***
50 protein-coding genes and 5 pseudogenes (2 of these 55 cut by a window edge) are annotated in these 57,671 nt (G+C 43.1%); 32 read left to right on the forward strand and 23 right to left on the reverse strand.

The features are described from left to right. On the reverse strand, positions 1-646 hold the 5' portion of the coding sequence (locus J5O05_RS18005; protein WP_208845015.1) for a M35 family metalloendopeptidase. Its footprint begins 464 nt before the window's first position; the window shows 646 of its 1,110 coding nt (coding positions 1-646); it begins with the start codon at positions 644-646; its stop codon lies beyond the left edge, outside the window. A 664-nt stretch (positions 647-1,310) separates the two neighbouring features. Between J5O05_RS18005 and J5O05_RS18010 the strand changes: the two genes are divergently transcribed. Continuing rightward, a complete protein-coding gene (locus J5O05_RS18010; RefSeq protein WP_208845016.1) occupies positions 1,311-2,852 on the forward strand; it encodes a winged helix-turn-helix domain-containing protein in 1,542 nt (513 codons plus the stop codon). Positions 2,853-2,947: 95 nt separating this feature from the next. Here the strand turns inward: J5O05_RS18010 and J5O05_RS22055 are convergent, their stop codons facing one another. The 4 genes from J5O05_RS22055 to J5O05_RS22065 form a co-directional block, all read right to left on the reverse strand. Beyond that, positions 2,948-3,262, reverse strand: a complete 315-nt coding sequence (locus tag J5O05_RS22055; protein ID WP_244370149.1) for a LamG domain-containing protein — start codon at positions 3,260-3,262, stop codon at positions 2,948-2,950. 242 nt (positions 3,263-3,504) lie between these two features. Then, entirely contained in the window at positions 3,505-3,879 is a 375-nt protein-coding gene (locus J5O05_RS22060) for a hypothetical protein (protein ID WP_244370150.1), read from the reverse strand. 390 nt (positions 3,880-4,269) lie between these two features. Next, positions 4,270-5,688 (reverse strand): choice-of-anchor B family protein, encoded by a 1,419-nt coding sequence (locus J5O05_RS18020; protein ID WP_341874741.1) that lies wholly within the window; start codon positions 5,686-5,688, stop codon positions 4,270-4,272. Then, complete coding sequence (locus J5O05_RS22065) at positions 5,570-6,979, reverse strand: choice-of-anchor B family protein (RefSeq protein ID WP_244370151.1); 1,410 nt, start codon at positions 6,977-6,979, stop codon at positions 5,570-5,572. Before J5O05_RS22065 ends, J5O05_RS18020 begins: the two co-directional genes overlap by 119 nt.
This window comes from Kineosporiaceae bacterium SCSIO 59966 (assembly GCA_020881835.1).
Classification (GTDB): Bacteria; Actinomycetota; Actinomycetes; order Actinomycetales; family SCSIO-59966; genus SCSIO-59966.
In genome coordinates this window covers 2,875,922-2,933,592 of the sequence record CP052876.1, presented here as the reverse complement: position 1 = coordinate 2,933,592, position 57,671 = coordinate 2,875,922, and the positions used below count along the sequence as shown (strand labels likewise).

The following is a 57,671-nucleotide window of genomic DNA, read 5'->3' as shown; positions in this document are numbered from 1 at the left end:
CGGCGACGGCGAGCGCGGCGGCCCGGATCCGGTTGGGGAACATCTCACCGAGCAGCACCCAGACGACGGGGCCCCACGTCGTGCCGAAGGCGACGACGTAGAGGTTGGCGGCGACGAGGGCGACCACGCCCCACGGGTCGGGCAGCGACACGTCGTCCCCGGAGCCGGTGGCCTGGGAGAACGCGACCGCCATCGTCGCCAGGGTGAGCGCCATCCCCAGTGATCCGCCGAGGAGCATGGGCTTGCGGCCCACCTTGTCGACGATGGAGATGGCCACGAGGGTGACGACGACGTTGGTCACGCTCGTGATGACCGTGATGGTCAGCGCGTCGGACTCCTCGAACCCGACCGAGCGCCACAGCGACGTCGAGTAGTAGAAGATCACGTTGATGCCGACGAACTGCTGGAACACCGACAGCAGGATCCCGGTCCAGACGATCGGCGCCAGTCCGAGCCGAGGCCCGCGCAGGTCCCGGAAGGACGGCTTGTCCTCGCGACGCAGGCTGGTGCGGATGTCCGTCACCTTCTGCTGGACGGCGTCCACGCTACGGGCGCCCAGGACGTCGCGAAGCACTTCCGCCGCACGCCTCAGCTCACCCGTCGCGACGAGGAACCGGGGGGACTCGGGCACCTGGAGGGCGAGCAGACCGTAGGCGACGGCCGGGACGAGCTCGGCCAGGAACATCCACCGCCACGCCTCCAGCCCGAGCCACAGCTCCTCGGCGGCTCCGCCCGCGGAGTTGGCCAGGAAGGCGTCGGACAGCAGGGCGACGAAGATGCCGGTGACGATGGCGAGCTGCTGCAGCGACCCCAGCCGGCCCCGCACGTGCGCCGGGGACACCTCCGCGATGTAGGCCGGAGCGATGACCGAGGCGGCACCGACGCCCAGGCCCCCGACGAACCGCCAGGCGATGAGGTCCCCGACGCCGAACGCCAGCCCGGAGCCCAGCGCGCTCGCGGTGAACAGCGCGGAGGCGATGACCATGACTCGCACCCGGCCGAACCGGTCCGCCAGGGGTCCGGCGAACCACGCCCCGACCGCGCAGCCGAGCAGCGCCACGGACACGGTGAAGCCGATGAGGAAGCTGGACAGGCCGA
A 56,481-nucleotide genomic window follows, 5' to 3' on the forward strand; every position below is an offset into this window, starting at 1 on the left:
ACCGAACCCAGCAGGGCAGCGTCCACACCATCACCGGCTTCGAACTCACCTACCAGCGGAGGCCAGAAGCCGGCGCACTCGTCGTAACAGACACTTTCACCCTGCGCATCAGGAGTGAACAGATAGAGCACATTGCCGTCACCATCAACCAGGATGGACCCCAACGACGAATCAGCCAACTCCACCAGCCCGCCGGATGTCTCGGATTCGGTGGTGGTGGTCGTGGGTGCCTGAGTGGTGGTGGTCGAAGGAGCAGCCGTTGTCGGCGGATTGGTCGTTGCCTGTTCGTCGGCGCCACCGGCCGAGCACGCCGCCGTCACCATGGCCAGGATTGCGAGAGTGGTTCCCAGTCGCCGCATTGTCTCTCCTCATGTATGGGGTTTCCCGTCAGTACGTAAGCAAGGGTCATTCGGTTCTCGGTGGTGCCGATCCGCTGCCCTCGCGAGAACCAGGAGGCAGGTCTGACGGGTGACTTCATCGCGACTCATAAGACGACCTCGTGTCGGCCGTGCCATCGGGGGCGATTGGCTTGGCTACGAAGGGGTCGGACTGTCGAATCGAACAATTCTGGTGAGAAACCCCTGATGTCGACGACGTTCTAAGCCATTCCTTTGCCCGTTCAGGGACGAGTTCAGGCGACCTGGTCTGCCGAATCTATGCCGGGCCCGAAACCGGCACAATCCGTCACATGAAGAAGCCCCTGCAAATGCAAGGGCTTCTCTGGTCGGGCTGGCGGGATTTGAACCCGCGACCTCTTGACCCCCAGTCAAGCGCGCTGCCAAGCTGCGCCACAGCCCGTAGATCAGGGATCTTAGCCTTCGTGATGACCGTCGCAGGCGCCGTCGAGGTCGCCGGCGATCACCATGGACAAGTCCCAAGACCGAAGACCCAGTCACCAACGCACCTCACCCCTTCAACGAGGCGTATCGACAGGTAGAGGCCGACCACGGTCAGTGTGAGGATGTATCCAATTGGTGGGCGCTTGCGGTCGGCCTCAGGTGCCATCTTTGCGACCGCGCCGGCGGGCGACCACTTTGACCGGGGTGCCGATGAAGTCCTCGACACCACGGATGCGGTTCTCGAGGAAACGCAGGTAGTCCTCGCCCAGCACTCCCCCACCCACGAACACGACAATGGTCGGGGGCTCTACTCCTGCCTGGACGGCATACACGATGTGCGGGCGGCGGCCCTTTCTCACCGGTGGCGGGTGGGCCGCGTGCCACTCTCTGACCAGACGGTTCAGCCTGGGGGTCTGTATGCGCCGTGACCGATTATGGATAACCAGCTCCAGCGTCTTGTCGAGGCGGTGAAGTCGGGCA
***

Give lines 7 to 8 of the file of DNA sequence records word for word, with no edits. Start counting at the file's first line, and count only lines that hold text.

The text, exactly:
CGGCGACGGCGAGCGCGGCGGCCCGGATCCGGTTGGGGAACATCTCACCGAGCAGCACCCAGACGACGGGGCCCCACGTCGTGCCGAAGGCGACGACGTAGAGGTTGGCGGCGACGAGGGCGACCACGCCCCACGGGTCGGGCAGCGACACGTCGTCCCCGGAGCCGGTGGCCTGGGAGAACGCGACCGCCATCGTCGCCAGGGTGAGCGCCATCCCCAGTGATCCGCCGAGGAGCATGGGCTTGCGGCCCACCTTGTCGACGATGGAGATGGCCACGAGGGTGACGACGACGTTGGTCACGCTCGTGATGACCGTGATGGTCAGCGCGTCGGACTCCTCGAACCCGACCGAGCGCCACAGCGACGTCGAGTAGTAGAAGATCACGTTGATGCCGACGAACTGCTGGAACACCGACAGCAGGATCCCGGTCCAGACGATCGGCGCCAGTCCGAGCCGAGGCCCGCGCAGGTCCCGGAAGGACGGCTTGTCCTCGCGACGCAGGCTGGTGCGGATGTCCGTCACCTTCTGCTGGACGGCGTCCACGCTACGGGCGCCCAGGACGTCGCGAAGCACTTCCGCCGCACGCCTCAGCTCACCCGTCGCGACGAGGAACCGGGGGGACTCGGGCACCTGGAGGGCGAGCAGACCGTAGGCGACGGCCGGGACGAGCTCGGCCAGGAACATCCACCGCCACGCCTCCAGCCCGAGCCACAGCTCCTCGGCGGCTCCGCCCGCGGAGTTGGCCAGGAAGGCGTCGGACAGCAGGGCGACGAAGATGCCGGTGACGATGGCGAGCTGCTGCAGCGACCCCAGCCGGCCCCGCACGTGCGCCGGGGACACCTCCGCGATGTAGGCCGGAGCGATGACCGAGGCGGCACCGACGCCCAGGCCCCCGACGAACCGCCAGGCGATGAGGTCCCCGACGCCGAACGCCAGCCCGGAGCCCAGCGCGCTCGCGGTGAACAGCGCGGAGGCGATGACCATGACTCGCACCCGGCCGAACCGGTCCGCCAGGGGTCCGGCGAACCACGCCCCGACCGCGCAGCCGAGCAGCGCCACGGACACGGTGAAGCCGATGAGGAAGCTGGACAGGCCGA
A 56,481-nucleotide genomic window follows, 5' to 3' on the forward strand; every position below is an offset into this window, starting at 1 on the left: